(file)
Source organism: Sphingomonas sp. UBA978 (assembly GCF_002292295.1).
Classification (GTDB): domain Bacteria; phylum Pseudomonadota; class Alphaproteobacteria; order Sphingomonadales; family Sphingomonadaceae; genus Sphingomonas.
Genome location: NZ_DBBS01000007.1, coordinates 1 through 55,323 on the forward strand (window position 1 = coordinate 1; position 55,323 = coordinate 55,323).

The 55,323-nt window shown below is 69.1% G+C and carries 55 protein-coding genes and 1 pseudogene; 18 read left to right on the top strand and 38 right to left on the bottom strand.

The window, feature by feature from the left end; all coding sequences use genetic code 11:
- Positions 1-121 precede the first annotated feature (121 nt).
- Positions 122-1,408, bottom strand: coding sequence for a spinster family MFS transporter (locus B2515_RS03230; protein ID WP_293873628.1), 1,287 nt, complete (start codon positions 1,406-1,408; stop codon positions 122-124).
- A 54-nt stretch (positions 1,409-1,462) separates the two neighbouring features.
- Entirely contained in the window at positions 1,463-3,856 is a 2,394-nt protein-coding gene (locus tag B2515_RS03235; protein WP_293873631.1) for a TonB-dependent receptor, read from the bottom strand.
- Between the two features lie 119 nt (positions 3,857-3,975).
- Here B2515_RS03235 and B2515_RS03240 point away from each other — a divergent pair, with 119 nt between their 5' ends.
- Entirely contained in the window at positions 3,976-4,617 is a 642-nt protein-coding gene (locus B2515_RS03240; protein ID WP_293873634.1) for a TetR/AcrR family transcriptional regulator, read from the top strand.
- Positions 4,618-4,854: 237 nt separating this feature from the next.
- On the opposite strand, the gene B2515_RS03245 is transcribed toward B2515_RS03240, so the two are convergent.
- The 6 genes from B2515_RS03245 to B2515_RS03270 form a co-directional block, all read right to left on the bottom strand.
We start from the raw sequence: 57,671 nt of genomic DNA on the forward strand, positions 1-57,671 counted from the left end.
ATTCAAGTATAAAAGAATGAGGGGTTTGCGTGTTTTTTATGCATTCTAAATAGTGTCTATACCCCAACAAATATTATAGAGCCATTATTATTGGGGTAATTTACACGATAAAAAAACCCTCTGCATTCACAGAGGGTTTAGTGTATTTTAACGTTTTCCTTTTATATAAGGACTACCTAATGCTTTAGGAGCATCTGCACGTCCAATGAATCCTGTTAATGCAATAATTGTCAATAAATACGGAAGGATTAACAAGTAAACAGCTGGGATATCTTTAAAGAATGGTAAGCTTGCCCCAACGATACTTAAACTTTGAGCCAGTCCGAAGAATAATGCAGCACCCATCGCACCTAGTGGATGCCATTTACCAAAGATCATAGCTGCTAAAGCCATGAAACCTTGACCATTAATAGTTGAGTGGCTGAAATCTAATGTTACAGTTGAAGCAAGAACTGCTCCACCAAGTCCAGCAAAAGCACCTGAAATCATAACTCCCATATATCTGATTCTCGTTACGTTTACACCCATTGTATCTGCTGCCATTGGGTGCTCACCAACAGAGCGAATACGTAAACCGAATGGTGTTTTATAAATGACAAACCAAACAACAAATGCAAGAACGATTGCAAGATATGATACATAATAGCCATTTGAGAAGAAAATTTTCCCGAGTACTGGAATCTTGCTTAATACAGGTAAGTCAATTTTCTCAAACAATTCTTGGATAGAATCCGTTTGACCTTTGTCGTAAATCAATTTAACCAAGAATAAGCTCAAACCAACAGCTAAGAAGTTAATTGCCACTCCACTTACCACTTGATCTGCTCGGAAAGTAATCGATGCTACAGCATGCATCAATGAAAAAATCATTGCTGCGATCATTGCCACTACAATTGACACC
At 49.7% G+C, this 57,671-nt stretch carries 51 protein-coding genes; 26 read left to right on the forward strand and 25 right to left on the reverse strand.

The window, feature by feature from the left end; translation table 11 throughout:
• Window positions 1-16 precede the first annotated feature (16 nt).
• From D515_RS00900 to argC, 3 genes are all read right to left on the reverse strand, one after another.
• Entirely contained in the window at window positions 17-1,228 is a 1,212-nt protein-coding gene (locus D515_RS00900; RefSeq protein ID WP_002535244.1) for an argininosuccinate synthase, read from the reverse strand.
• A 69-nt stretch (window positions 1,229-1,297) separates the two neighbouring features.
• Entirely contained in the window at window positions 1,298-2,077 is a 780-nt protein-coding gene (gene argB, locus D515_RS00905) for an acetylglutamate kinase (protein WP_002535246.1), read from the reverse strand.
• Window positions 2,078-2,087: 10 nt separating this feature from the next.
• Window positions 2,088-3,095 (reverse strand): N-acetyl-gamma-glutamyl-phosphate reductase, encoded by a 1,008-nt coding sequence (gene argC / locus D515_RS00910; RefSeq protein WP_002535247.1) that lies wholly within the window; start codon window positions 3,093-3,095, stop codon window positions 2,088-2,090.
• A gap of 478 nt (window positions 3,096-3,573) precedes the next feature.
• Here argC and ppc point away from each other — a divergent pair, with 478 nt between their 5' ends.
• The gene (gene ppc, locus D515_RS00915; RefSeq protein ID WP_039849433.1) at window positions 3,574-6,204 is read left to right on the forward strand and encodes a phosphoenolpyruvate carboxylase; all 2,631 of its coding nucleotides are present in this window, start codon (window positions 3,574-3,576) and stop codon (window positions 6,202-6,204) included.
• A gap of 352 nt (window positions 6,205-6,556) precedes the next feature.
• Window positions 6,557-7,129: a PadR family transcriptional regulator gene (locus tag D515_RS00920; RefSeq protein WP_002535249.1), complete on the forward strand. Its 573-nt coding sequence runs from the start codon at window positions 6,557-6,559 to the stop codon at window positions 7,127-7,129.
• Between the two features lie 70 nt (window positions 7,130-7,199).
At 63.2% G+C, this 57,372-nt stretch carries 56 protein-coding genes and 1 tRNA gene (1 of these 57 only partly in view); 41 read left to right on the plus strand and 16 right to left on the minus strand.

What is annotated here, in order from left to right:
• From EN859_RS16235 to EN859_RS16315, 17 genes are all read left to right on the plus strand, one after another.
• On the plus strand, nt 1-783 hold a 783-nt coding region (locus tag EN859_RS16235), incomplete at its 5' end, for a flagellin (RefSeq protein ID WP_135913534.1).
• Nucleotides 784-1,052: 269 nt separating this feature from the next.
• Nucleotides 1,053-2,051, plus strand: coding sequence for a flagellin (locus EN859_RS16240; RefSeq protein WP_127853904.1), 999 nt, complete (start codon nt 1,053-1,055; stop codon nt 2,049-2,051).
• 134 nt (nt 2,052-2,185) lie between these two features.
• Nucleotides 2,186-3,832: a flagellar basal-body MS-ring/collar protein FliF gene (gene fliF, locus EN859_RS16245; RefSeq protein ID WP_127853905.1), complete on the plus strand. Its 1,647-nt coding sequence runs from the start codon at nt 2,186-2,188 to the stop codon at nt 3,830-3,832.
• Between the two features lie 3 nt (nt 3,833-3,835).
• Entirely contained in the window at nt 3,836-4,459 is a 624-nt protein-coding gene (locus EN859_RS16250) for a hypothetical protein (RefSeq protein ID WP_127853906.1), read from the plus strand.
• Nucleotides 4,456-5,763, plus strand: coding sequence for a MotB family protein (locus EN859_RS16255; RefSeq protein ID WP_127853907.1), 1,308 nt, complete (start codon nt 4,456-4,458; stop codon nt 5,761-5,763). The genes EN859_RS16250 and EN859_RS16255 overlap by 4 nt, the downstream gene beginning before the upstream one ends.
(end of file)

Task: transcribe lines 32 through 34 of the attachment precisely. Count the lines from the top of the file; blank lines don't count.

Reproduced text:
• Between the two features lie 70 nt (window positions 7,130-7,199).
At 63.2% G+C, this 57,372-nt stretch carries 56 protein-coding genes and 1 tRNA gene (1 of these 57 only partly in view); 41 read left to right on the plus strand and 16 right to left on the minus strand.

What is annotated here, in order from left to right: